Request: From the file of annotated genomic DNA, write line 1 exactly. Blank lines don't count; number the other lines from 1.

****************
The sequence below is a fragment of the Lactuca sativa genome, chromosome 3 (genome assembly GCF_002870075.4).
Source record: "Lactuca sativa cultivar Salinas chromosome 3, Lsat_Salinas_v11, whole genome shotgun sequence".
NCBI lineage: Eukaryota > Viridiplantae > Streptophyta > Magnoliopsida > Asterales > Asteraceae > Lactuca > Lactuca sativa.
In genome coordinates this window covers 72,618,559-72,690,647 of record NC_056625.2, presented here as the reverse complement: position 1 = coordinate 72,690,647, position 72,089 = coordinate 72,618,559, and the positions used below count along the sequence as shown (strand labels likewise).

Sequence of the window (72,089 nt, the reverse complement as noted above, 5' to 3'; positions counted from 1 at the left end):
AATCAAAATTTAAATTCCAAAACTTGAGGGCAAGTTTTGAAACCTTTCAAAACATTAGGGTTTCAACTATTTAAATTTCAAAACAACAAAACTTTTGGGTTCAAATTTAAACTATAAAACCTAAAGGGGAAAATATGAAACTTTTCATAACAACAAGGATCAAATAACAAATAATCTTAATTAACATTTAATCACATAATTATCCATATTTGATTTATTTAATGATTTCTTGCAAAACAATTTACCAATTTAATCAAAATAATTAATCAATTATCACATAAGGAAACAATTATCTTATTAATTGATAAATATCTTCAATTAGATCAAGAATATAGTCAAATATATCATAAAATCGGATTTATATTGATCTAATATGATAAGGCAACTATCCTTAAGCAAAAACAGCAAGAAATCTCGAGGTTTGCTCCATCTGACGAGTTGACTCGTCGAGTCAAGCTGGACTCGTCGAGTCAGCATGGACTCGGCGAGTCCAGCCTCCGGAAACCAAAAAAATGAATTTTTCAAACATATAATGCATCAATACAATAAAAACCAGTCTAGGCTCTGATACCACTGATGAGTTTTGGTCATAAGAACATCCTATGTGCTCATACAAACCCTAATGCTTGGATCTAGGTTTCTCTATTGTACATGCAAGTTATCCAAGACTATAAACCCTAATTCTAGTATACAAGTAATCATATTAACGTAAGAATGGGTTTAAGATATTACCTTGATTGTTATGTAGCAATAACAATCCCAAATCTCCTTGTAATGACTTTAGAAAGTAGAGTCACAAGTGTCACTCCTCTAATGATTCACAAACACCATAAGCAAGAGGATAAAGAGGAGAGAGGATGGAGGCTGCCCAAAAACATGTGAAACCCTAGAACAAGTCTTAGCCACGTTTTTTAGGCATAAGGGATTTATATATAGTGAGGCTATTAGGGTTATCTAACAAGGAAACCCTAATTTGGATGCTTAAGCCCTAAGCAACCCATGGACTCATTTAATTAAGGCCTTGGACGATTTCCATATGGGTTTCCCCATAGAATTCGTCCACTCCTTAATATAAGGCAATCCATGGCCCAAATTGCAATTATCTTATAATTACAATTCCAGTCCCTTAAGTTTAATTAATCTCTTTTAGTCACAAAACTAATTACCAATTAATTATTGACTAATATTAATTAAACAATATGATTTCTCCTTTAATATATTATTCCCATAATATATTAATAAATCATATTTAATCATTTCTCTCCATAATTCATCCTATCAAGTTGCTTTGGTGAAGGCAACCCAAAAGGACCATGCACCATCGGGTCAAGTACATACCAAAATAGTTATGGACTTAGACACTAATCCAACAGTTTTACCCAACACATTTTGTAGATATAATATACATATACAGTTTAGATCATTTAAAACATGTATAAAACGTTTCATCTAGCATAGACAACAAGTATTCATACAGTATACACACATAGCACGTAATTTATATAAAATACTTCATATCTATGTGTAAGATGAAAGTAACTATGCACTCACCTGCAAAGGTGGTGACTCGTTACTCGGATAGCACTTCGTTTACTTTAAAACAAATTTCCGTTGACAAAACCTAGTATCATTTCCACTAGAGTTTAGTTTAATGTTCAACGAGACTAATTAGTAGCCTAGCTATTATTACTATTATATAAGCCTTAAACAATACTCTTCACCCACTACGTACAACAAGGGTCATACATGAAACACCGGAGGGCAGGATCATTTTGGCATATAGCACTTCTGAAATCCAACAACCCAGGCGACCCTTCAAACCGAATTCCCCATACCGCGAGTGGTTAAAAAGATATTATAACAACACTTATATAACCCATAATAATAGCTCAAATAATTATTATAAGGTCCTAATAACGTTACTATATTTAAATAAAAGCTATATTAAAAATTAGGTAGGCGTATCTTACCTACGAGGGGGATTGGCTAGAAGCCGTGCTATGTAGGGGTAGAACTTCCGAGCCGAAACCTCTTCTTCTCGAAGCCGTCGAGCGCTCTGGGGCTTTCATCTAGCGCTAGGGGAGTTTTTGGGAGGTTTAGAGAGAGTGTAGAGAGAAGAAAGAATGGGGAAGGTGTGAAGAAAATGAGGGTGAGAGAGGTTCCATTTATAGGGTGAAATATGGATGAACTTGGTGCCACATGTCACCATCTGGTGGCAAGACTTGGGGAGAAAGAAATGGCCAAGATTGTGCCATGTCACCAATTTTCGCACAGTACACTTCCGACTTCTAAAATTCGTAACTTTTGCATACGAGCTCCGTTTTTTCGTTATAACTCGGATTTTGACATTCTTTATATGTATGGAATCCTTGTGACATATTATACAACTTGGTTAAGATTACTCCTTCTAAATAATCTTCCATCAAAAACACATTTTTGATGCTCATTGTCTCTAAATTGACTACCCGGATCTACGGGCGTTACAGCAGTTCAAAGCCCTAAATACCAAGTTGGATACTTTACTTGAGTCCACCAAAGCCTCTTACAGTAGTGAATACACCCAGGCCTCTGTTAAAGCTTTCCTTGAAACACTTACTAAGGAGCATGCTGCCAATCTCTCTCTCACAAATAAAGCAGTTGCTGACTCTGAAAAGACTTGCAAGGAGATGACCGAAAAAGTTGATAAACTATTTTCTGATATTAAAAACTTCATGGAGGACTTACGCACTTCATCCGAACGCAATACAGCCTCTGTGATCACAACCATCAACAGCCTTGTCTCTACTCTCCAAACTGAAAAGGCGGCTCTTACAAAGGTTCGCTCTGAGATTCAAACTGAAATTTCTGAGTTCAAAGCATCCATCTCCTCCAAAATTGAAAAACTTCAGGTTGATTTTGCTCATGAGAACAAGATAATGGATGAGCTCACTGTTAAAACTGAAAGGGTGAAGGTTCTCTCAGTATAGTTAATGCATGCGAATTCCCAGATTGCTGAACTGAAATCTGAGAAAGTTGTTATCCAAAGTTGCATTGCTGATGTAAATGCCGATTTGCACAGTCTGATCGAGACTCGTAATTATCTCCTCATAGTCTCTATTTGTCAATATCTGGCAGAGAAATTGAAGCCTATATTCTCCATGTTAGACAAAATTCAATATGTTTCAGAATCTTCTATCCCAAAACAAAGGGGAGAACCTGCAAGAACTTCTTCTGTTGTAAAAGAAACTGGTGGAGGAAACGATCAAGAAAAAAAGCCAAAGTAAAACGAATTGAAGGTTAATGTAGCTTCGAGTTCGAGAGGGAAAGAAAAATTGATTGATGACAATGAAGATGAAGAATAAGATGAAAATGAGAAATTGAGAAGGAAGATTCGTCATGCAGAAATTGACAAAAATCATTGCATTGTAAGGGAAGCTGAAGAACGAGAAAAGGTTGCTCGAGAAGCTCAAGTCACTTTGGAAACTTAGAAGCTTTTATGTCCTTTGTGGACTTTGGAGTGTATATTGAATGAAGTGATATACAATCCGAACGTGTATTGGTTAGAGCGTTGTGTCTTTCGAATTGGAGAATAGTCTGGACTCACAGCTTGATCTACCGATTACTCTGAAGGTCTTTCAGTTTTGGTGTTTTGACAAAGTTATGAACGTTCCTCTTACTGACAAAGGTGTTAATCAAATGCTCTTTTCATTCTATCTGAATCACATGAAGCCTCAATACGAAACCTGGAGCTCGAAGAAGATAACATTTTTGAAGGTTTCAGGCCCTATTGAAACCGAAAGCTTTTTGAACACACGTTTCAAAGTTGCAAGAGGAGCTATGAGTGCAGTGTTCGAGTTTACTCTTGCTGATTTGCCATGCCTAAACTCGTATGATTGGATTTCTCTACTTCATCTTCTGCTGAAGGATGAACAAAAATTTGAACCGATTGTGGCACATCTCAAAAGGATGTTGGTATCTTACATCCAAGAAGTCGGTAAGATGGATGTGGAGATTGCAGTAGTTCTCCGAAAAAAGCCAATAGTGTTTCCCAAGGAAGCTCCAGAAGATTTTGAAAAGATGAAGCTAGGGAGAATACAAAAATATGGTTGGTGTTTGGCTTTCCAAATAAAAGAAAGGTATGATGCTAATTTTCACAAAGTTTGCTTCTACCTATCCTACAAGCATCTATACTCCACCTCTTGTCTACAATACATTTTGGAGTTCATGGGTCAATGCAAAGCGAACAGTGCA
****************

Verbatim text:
The sequence below is a fragment of the Lactuca sativa genome, chromosome 3 (genome assembly GCF_002870075.4).